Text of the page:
Copyright 2003 by Marc D. Goldfinger.
All rights reserved. No part of this publication may be reproduced or transmitted in any form or by any means, electronic or mechanical, including photocopy, recording, or any information storage and retrieval system, without permission in writing from the publisher or author.
First Printing 2003. Printed in the United States of America
Grateful acknowledgement is made to the following publications in which these poems have previously appeared.
What I Do — Pegasus, Spring, 2002; Junkie Love — Poison Pen, Writings From Prison ; The Way She Shakes — City Of Poets ; This Love — The Buffalo News, 3/5/98, Ibbetson Street Press, # 9 & The Rites of Wolves ; The Butterfly In The Box — City Of Poets & The Rites of Wolves ; Significant Other — City Of Poets ; Free Love — Poison Pen, Writings From Prison ; An Ode To My Batterer — Ibbetson Street Press, # 11 . Many of these poems have also appeared previously in the Spare Change News which is put out by the Homeless Empowerment Project in Cambridge, Massachusetts.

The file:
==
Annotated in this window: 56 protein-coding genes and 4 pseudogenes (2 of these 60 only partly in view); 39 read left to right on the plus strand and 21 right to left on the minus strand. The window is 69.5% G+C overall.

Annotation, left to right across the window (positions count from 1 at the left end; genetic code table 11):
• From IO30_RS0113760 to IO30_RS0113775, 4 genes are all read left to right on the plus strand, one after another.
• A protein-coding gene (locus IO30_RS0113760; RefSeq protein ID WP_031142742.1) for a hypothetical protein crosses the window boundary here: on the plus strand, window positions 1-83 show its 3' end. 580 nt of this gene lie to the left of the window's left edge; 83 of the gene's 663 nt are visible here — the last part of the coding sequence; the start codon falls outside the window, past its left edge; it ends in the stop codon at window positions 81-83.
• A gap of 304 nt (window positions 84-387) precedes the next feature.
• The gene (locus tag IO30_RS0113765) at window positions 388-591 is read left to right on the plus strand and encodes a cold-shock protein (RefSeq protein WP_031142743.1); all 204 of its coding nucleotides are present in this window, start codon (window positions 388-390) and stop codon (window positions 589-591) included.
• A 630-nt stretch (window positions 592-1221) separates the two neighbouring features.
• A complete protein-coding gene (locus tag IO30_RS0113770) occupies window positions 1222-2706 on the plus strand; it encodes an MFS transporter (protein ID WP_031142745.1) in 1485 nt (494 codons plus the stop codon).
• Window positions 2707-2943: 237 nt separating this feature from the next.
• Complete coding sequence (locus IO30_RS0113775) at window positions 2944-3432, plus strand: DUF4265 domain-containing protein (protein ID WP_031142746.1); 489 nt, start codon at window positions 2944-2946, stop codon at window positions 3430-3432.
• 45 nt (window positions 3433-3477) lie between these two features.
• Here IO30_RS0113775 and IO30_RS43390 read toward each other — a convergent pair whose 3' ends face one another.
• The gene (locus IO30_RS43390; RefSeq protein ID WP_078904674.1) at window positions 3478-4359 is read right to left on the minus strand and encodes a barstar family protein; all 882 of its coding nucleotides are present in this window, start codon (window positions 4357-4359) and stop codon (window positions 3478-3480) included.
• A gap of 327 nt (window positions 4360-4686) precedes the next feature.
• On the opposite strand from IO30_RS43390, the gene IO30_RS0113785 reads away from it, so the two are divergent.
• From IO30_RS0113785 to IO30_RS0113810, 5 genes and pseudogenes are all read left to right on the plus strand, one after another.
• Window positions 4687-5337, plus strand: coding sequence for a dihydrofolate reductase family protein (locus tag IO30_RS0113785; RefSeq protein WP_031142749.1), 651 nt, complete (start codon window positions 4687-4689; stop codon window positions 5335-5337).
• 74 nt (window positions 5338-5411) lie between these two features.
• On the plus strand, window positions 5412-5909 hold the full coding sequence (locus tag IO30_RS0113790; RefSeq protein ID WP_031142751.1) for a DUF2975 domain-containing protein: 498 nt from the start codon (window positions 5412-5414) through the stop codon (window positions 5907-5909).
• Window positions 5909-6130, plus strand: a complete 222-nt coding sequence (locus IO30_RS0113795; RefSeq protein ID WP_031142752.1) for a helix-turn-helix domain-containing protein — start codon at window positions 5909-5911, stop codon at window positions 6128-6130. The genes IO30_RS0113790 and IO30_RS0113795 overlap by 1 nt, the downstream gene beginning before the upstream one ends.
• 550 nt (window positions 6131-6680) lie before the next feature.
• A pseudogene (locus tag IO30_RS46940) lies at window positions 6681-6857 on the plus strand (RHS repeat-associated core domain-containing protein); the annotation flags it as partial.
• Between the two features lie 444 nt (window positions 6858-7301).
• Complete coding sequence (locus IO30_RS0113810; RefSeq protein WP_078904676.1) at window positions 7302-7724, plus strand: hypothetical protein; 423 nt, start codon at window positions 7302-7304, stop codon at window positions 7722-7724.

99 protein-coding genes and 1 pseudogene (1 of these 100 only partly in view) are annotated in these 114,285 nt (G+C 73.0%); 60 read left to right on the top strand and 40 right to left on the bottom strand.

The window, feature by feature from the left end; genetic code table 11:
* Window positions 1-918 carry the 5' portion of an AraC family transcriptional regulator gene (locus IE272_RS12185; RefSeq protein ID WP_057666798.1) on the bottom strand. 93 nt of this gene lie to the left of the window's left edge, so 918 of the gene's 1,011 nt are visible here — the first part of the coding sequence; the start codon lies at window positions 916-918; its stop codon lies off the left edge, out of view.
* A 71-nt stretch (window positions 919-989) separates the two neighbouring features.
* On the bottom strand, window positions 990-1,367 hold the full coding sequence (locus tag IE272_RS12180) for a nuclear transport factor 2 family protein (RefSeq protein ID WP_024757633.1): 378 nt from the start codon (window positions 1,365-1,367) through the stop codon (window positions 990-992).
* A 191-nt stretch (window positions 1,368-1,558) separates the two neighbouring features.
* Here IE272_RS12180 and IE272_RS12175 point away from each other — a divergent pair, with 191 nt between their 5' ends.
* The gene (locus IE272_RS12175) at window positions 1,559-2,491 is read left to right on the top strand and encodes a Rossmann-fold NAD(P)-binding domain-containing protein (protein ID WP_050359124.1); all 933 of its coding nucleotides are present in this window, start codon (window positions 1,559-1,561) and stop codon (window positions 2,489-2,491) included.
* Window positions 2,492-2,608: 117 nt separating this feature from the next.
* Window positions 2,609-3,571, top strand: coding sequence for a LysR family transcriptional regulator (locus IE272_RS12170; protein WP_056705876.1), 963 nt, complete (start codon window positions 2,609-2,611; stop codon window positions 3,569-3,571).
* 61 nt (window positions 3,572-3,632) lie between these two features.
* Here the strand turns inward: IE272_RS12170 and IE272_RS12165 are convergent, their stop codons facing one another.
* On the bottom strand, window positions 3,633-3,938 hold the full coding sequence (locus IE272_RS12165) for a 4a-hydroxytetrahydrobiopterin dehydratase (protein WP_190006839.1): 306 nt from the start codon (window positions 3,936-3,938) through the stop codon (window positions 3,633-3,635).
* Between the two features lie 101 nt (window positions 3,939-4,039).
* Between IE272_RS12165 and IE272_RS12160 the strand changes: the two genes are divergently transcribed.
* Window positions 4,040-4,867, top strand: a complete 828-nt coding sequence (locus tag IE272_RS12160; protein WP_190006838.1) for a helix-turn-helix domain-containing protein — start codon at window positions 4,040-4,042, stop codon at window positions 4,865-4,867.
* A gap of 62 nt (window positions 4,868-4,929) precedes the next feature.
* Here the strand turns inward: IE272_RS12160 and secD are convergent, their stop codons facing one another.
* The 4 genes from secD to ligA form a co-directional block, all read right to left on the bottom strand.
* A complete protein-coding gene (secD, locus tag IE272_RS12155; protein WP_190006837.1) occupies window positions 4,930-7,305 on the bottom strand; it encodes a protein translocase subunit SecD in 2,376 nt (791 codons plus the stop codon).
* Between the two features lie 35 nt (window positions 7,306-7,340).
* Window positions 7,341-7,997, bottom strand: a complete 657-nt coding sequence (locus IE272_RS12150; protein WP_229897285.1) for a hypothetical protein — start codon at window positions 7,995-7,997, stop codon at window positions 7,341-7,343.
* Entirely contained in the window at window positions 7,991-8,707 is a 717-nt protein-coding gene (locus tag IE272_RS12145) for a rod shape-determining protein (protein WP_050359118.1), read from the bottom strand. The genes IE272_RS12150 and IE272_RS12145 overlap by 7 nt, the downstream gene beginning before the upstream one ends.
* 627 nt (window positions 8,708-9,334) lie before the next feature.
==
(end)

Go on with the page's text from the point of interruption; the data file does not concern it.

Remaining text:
For Mary Esther Rohman, who knows me better than any human who walks the Earth
What we wait for sleeps in our substance. Doctrine, being what it is, put on paper, hardens, becomes inflexible. The love of the heart, the Voice of the Spirit always changes, forms itself around us and within us, never hardens. Even those whose hearts have appeared to harden, within, underneath that brittle crabshell beats the Core of the Living Spirit. We become what changes us. The true church has no head, only a Heart.——-October 19, 1999
The Ibbetson Street Press prides itself on publishing poets who bring their unique perspective to their work. Marc Goldfinger, an ubiquitous Cambridge area street poet certainly fits this criteria. Marc has been many things in his fifty-seven years including a heroin addict, the editor of Spare Change News, a homeless person, a political activist, but most consistently a poet. Marc’s work touches on his hardscrabble life and his often nefarious milieu. Even though Marc Goldfinger often hawks his poetry chaps right near the august gates of Harvard Yard, his poetry is far removed from the academics and academia. His is a voice that needs to be heard and Ibbetson Street is glad to be a conduit for this unique artist. — Doug Holder/Ibbetson Street Press
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